A secret mission to Vietnam
Posing as a Canadian wanting to sell rhino horn, South African photographer Brent Stirton captured photos of a Vietnamese woman drinking powdered rhino horn out of a shot glass.
That image - along with a set of photos showing rhino from which the horns have been cut, has won him a runners-up prize at the Veolia Environment Wildlife Photographer of the Year awards in the wildlife photo-journalistcategory.
The images were about a "clash of cultures" said Stirton yesterday.
"Rhino poaching is a symptom of a much larger issue of unsustainable resources. We have a huge population and demand for resources that is no longer sustainable."
Stirton, who works for National Geographic magazine, took the photo during a trip to Vietnam.
"There is a deep-seated cultural belief on that side [about the value of rhino horn as a medicine]. We need to respect that and try to understand how we can work with it."
The image, published in March, has hit the spotlight again because of Stirton's award. He was interviewed by Vietnam's largest daily newspaper, Tuoi Tre, yesterday.
"I [told] them that I don't want to disrespect their culture but traffickers are selling them something that doesn't work for a huge amount of money. It is the exploitation of sick people."
It took Stirton and journalist Peter Gwin at least six weeks of planning before they visited Vietnam.
"It is all networking to get to the right person. When you go and do work, the Vietnamese government is sensitive.
"If they found out you were going to show something potentially embarrassing to the country they would escort you out quite quickly."
As possessing rhino horn is illegal in Vietnam, Stirton said he had to be careful because he did not want to threaten the translator's safety.
"I was a bit shady. I asked where can I get this and where can I get that? I had to network and be pretty patient about it.
"I arrived at this particular woman because the dealers who were trying to sell me half a horn had already sold one half of the horn to her.
"I asked them to show me how it was being used. This was so I could know how to use it in Canada," he explained.
"The woman, who was using it to treat kidney stones, was quite happy to demonstrate."
JUSTICE FOR ANIMALS
- ON FRIDAY, the high-profile hearing of Dawie Groenewald, accused of killing 39 rhinos on his Musina farm, was postponed to May next year. This was the second delay, with his lawyers again requesting information from the state.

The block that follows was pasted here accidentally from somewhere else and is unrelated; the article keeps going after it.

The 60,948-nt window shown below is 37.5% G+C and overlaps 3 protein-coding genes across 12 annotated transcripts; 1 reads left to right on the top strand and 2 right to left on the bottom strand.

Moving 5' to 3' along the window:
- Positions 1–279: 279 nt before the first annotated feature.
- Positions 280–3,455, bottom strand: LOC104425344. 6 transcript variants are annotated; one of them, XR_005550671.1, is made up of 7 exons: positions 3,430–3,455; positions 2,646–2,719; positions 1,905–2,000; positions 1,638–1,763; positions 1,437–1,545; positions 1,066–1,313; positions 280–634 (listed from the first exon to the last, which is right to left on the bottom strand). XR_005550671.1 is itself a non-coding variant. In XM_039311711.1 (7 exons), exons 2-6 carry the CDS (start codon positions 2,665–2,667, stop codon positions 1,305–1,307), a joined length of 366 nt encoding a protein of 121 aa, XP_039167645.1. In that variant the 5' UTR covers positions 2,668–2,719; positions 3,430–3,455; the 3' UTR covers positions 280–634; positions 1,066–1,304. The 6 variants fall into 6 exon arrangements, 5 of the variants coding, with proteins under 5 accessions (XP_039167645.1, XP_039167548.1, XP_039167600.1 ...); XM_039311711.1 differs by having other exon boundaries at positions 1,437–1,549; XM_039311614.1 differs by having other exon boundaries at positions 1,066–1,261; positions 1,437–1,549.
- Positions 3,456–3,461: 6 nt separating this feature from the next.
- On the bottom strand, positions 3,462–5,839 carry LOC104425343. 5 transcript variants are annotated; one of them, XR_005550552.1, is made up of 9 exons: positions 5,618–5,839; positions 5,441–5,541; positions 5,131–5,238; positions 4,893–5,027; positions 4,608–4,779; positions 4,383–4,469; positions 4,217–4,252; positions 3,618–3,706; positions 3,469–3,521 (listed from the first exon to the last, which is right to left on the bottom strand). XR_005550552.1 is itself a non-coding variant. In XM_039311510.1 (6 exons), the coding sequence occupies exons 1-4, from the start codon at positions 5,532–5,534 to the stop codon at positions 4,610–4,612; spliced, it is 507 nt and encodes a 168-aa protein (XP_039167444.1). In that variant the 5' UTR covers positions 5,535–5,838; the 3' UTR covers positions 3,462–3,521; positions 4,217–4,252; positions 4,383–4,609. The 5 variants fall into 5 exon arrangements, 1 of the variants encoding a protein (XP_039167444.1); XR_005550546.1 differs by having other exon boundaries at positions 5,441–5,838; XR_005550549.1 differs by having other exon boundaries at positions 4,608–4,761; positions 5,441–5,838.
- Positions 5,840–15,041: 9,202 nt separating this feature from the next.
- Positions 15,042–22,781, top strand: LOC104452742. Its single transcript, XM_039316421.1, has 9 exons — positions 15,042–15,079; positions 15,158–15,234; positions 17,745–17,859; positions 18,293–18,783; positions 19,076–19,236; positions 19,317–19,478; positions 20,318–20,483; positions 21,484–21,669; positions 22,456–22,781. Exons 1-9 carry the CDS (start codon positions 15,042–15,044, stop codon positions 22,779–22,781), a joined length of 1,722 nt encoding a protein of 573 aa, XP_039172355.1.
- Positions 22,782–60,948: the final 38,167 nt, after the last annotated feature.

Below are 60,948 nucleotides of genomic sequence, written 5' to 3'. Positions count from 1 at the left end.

Groenewald was part of a rhino syndicate that included two veterinarians Karel Toet and Manie du Plessis.
They bought rhino from game farmers and dehorned them, selling the rhino meat to a local butcher. When the butcher no longer wanted them, the carcases were buried on Groenwald’s farm. The state has attached assets belonging to Groenewald and his wife Sariette worth R55-million — the amount believed to have made from the sale of rhino horn.
NGO Activists for Africa are outraged at the delay, saying it was the second one. Spokesman Miranda Jordan said: “It will be nearly two and half years since their arrest and this trial will not yet have started.”
- A VIETNAMESE man was fined R700000 on Friday for breaching the Customs and Excise Act for trying to deal in rhino horn. Duong That Tung was arrested on April 22 for trying to leave the country with three rhino horns valued at more than R7.5-million.
NGO Activists for Africa's Miranda Jordan said a fine instead of jail time did not send a strong message to poachers.
- THE trial of Thai rhino-poaching kingpin, Chumlong Lemtongthai, is set down for two weeks in the Kempton Park Magistrate's court next month.
He and his co-accused, including a South African game farmer and hunter, are accused of using Thai prostitutes to pose as trophy hunters in order to access rhino hunting permits.
Little was accomplished in the previous two week court appearance in June, after a Thai translator could not be found.- Katharine Child